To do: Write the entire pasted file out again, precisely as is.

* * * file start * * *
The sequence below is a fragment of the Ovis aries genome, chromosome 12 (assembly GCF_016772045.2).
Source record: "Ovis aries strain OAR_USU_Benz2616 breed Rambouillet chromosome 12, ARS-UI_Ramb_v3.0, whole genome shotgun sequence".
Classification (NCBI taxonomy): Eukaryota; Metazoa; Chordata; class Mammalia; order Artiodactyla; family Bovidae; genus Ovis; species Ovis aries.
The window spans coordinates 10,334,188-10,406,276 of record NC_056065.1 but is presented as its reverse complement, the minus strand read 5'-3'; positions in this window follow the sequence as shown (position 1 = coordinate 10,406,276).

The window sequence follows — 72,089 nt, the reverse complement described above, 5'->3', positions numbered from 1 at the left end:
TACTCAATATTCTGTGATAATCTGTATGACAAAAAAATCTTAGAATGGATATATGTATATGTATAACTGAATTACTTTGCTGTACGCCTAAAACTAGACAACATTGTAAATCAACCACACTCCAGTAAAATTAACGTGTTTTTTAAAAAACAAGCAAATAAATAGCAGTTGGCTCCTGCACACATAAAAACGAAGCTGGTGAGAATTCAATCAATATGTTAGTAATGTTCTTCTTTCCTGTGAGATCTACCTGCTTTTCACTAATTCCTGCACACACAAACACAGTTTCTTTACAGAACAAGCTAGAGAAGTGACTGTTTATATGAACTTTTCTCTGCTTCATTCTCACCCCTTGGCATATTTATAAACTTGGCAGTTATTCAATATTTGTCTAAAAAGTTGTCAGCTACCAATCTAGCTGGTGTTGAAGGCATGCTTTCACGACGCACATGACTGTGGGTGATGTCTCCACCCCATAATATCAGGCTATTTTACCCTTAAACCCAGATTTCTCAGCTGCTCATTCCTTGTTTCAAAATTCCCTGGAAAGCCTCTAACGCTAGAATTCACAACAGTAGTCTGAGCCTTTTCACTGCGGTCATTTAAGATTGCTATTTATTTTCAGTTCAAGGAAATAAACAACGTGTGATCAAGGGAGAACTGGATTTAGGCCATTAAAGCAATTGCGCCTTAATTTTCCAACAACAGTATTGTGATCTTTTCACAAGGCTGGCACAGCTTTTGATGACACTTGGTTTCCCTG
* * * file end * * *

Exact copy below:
The sequence below is a fragment of the Ovis aries genome, chromosome 12 (assembly GCF_016772045.2).
Source record: "Ovis aries strain OAR_USU_Benz2616 breed Rambouillet chromosome 12, ARS-UI_Ramb_v3.0, whole genome shotgun sequence".
Classification (NCBI taxonomy): Eukaryota; Metazoa; Chordata; class Mammalia; order Artiodactyla; family Bovidae; genus Ovis; species Ovis aries.
The window spans coordinates 10,334,188-10,406,276 of record NC_056065.1 but is presented as its reverse complement, the minus strand read 5'-3'; positions in this window follow the sequence as shown (position 1 = coordinate 10,406,276).

The window sequence follows — 72,089 nt, the reverse complement described above, 5'->3', positions numbered from 1 at the left end:
TACTCAATATTCTGTGATAATCTGTATGACAAAAAAATCTTAGAATGGATATATGTATATGTATAACTGAATTACTTTGCTGTACGCCTAAAACTAGACAACATTGTAAATCAACCACACTCCAGTAAAATTAACGTGTTTTTTAAAAAACAAGCAAATAAATAGCAGTTGGCTCCTGCACACATAAAAACGAAGCTGGTGAGAATTCAATCAATATGTTAGTAATGTTCTTCTTTCCTGTGAGATCTACCTGCTTTTCACTAATTCCTGCACACACAAACACAGTTTCTTTACAGAACAAGCTAGAGAAGTGACTGTTTATATGAACTTTTCTCTGCTTCATTCTCACCCCTTGGCATATTTATAAACTTGGCAGTTATTCAATATTTGTCTAAAAAGTTGTCAGCTACCAATCTAGCTGGTGTTGAAGGCATGCTTTCACGACGCACATGACTGTGGGTGATGTCTCCACCCCATAATATCAGGCTATTTTACCCTTAAACCCAGATTTCTCAGCTGCTCATTCCTTGTTTCAAAATTCCCTGGAAAGCCTCTAACGCTAGAATTCACAACAGTAGTCTGAGCCTTTTCACTGCGGTCATTTAAGATTGCTATTTATTTTCAGTTCAAGGAAATAAACAACGTGTGATCAAGGGAGAACTGGATTTAGGCCATTAAAGCAATTGCGCCTTAATTTTCCAACAACAGTATTGTGATCTTTTCACAAGGCTGGCACAGCTTTTGATGACACTTGGTTTCCCTG